I may be making this up, about being able to taste my food better, but I don’t think so – because I felt the same way when I first gave up wine. Going out for dinner without wine felt a little awkward, but truly tasting my meals was an immediate, huge plus. Samsies for sugar, I guess.

Phew! A lot learned in a short time!

Starting tomorrow I am going to loosen the reins a bit, but just like when I first stopped drinking, I can’t un-know what I know about sugar, and I can’t un-feel how great I have felt without it. I’m happy and proud of these two sugar-free weeks and I know they won’t be my last!

Looking Back on Day One from Day 360

It has been three hundred and sixty days since I last consumed alcohol (YAHOO!). Something about hitting this number spurred me to go back and read my post from Day One.

Here is what I wrote on July 5, 2018:

I woke this morning with a dry mouth and puffy face, the result of two margaritas and a few sips of wine: my last alco-hurrah before embarking on my 52-week experiment in sobriety. I had planned to drink one last glass of Sauvignon Blanc to say farewell to my drinking days. But by the time I got to it I already felt queasy from the margaritas and zillion tortilla chips (because ‘Merica) so I could only manage a few measly sips.

It was a good ending note, actually. I could have done without the nausea but it was reassuring (in an albeit unpleasant way). I had planned to have a few drinks, to celebrate Independence Day and my own impending independence from alcohol. But my body didn’t want ’em. There will be less to miss, I think, now that I know I’m no longer capable of “having a few drinks” the way I used to “have a few drinks…” every night.

I have had Sauvignon Blanc, my shining beacon of fabulosity, on a pedestal for the last several years. She has been my savior, my salve, my BFF. She has comforted me, chilled me out, lifted me up.

Except she’s a devil in disguise. A fraud broad. A knockoff handbag sold out of a trash bag on Broadway. At least that’s how she has been revealed to me. Everybody is different. But my body is onto her, even if my still-smitten brain wants to give her another chance. And another.

For the next 365 days, that won’t be an option. I’m locking the door to my mental trophy room and letting the key fall into the bottomless pit of my mom bag, to rest among the half-crayons, Hot Wheels, and used tissues.

Why am I doing this now?

My gut has announced that now is the time. I have a year before my son starts kindergarten. So, a year to figure my shit out so that I don’t feel completely gutted when he struts onto the school bus. That same September, in 2019, I’ll be celebrating my 10th wedding anniversary. I’m still a couple of years away from turning 40, but I want to lay the groundwork now to feel amazing by then.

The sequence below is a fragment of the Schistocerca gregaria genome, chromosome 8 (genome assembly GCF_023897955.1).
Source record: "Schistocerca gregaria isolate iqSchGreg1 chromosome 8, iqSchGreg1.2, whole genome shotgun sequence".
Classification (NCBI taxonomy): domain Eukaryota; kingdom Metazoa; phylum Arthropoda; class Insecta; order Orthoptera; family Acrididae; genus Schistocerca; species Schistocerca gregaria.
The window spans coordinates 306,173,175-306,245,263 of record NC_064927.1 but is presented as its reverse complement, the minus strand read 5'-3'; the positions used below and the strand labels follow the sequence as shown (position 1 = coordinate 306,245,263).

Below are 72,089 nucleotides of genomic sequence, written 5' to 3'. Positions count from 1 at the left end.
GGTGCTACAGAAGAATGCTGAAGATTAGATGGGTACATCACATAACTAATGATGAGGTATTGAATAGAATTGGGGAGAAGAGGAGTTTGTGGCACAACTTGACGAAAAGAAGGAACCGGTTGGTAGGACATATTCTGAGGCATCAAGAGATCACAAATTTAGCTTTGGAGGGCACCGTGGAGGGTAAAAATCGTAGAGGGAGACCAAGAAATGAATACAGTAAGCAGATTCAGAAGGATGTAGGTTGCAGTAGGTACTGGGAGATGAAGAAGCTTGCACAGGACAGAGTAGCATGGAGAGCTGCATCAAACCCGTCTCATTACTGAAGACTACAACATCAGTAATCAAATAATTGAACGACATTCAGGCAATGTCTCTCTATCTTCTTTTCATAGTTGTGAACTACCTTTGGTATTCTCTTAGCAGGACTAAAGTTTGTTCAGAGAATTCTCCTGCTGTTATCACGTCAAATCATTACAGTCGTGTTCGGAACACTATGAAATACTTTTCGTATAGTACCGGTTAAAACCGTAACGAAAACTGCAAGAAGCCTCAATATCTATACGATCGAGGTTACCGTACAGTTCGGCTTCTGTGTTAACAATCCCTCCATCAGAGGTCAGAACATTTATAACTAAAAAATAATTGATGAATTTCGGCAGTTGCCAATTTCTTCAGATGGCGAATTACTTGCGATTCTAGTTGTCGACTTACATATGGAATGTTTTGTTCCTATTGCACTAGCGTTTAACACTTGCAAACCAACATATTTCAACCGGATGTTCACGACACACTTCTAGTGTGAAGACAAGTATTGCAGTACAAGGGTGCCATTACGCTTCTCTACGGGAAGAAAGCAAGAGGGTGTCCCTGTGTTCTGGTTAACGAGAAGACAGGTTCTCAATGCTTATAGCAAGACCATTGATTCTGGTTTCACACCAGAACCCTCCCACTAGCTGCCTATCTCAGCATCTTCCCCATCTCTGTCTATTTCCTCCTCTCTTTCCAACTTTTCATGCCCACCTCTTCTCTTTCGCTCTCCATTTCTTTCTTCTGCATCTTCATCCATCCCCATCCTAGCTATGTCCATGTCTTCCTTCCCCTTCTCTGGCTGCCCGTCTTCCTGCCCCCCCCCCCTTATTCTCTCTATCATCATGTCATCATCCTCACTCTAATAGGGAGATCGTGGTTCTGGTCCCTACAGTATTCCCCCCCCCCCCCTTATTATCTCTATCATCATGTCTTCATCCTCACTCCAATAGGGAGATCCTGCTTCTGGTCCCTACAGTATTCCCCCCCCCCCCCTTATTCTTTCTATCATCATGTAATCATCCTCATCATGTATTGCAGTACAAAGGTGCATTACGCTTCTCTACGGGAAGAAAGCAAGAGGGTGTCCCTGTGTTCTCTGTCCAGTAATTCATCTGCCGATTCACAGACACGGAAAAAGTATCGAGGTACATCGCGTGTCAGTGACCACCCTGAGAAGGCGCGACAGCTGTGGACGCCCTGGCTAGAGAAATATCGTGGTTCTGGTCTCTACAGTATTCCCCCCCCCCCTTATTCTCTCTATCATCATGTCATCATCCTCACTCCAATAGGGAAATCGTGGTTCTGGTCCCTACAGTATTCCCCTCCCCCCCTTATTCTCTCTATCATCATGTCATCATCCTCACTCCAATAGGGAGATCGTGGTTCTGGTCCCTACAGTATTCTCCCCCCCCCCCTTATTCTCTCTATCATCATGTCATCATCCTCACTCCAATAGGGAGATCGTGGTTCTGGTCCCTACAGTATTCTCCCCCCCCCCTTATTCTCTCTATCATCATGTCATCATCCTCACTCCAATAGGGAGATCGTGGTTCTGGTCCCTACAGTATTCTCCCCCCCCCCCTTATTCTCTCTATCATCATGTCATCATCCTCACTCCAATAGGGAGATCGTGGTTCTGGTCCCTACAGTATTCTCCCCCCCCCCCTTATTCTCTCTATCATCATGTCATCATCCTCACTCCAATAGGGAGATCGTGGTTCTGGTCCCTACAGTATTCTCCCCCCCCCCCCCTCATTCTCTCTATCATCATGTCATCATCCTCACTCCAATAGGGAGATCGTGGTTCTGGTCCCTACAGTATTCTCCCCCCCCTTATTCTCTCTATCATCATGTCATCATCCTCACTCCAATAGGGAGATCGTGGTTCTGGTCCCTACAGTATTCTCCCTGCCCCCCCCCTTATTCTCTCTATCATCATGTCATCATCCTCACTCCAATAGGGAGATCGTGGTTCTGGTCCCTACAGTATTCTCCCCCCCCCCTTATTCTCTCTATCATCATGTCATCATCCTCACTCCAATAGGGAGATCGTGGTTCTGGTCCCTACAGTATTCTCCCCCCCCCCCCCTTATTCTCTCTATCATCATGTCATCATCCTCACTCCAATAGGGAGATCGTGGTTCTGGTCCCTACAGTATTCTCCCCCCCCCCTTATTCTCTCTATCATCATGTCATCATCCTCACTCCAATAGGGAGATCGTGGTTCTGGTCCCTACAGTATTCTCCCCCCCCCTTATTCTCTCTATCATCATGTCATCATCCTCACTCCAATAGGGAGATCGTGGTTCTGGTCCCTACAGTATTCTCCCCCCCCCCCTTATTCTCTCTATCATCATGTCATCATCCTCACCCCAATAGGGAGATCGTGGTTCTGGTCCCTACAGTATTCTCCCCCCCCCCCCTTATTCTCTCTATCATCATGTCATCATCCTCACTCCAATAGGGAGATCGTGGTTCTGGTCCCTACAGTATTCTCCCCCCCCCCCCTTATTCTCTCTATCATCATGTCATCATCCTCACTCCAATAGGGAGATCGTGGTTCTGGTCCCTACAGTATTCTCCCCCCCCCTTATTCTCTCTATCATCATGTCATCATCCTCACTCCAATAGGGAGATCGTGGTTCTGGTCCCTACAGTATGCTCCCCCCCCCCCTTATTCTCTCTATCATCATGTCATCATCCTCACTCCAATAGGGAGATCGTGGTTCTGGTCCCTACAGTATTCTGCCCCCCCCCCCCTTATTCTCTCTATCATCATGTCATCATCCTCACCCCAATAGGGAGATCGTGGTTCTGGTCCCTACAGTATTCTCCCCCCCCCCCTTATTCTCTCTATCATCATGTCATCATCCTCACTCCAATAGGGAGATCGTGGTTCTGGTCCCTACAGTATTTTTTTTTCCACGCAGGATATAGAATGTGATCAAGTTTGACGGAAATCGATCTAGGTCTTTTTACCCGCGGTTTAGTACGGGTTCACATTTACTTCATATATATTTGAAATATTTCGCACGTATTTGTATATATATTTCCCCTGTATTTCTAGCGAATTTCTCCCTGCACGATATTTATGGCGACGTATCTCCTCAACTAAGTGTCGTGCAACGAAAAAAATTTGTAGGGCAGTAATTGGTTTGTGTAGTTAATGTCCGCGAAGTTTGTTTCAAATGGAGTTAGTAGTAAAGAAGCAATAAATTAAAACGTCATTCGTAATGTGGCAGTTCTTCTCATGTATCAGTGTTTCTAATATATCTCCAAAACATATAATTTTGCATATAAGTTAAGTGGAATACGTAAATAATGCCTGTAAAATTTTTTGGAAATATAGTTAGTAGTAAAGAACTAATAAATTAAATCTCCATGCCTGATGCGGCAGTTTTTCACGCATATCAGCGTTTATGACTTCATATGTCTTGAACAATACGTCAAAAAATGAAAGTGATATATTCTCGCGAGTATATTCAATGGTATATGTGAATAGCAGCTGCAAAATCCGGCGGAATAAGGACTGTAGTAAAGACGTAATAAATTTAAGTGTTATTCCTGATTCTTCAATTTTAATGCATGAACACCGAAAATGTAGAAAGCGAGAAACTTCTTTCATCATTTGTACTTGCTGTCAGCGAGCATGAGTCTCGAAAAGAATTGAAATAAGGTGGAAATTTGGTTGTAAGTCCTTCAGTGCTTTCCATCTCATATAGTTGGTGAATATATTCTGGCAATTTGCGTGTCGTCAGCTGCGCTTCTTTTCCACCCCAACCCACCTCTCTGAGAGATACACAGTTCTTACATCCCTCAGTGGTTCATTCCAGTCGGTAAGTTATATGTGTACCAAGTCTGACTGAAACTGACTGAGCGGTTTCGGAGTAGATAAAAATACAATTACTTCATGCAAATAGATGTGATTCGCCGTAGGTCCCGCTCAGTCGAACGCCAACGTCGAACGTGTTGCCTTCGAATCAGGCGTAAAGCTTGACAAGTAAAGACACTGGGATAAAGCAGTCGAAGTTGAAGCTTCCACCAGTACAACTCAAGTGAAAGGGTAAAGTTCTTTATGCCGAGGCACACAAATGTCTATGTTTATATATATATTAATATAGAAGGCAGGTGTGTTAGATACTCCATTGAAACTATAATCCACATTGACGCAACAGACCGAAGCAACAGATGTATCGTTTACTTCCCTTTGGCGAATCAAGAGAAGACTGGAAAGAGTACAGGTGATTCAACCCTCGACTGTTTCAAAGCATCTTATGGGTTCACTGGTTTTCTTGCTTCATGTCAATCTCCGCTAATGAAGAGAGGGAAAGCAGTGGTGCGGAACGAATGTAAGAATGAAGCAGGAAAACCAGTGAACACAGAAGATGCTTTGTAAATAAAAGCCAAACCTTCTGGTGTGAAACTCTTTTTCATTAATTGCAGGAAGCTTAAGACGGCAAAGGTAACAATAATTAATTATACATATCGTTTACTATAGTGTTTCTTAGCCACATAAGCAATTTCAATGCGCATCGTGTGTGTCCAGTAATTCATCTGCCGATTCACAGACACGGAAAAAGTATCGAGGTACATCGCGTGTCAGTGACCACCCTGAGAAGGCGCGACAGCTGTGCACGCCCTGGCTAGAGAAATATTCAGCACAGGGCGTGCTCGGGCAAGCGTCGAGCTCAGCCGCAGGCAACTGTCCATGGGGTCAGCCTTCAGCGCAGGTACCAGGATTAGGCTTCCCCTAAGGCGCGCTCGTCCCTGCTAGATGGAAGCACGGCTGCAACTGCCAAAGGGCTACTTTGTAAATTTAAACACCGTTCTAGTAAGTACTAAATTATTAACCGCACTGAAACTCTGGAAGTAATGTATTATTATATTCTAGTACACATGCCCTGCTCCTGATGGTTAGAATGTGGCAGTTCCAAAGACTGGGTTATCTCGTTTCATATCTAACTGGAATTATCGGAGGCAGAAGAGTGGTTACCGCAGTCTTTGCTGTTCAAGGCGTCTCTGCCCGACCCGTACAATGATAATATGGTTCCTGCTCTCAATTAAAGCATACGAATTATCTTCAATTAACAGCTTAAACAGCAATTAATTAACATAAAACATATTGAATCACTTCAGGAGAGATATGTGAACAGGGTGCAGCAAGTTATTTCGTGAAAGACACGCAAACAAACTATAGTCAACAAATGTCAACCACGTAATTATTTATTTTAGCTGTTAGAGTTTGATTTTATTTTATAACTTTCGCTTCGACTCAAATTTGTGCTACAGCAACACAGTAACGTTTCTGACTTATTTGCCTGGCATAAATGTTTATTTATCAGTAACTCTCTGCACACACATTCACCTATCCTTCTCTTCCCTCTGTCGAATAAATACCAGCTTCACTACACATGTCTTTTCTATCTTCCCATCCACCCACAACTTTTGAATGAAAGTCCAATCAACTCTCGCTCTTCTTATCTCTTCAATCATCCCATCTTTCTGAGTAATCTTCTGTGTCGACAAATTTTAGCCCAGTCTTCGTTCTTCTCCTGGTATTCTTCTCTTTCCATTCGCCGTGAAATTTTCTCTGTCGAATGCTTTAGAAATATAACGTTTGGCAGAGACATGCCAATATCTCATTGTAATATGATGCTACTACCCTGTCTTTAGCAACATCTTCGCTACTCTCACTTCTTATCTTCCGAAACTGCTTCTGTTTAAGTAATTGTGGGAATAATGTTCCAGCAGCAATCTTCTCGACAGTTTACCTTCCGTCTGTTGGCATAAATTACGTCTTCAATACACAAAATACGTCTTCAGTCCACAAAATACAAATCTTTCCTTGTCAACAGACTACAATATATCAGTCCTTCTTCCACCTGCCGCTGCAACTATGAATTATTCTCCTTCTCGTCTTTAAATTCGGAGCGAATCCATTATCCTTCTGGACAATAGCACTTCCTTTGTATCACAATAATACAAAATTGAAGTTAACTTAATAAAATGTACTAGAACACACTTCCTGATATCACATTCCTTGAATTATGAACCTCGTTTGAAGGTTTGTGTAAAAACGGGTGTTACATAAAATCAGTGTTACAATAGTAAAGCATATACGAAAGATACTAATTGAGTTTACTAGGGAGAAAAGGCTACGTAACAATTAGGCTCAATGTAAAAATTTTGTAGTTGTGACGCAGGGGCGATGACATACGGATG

I am closer than I have ever been to my best body ever. And I have been doing Weight Watchers for long enough now to know that I can’t effectively address my eating issues (read: battle the sugar-and-salt monster) with the shadow of alcohol looming over me. Willpower is a finite resource, after all.

As the phase of early motherhood comes to an end for me, I need to be able to think clearly and creatively about where I’m heading. I know I can’t do that if I continue to be seduced by Sauv B. Those days are over. For now. Maybe forever. But definitely for now. And I have a feeling that if I ever chose to open that door again, I’ll find Sauv B’s pedestal has crumbled to dust.

***

Reading this tonight, on Day 360, I am simply overcome with gratitude and relief. I am grateful to my 37-year-old self for being so damn honest and brave. I am relieved that so much of what I hoped to get out of this year has indeed come to fruition.

Best body ever? Check.

Daring to battle the sugar monster and salt hag? Check.

Increased clarity and creativity? Yup.

Figuring out my sh*t? On it.

En route to feeling fabulous at 40? Fo sho.

And the pedestal on which I once held my beloved sauvignon blanc? It crumbled weeks ago, the dust blown away by the winds of change. The empty space it left in my “mental trophy room” has been filled with beaming new beacons:

Self-confidence. Self-worth. Self-love. Empathy. Energy. Clarity. Creativity. Connection. Grace. And so much more.

My mental trophy room’s so bright, I gotta wear shades.

A Dear Sugar Letter

Dear Sugar*,

It’s not you, it’s me. Well, actually, it IS you, you tantalizing tempter. You crave-inducing killer. You are always delicious and occasionally truly divine. You are simultaneously ubiquitous and stealthy. You have always been there for me, yet were never what I actually needed. And that is exactly why I need to take a break.

You have been part of my life since I can remember, and some of my fondest memories are forever intertwined with you. Pan di Stelle gelato in Sorrento while on vacation with my husband. Cadbury chocolate straight from the factory in Uxbridge while on a field trip with my MBA class. Chelsea buns in Cambridge. Scones with clotted cream in London. The world’s best homemade ice cream and fresh waffle cones a stone’s throw from my in-laws’ home in Massachusetts. The jar of Nutella I would buy every week at Shaws after mommy-and-me class, my infant daughter snoozing away in her stroller as we walked home to our apartment in Boston’s South End. My son’s ninja-themed, Oreo-buttercreamed birthday cake, which he sliced (while supervised) with a samurai sword when he had just turned four.

Sugar, I will always love you. But right now I gotta say bye.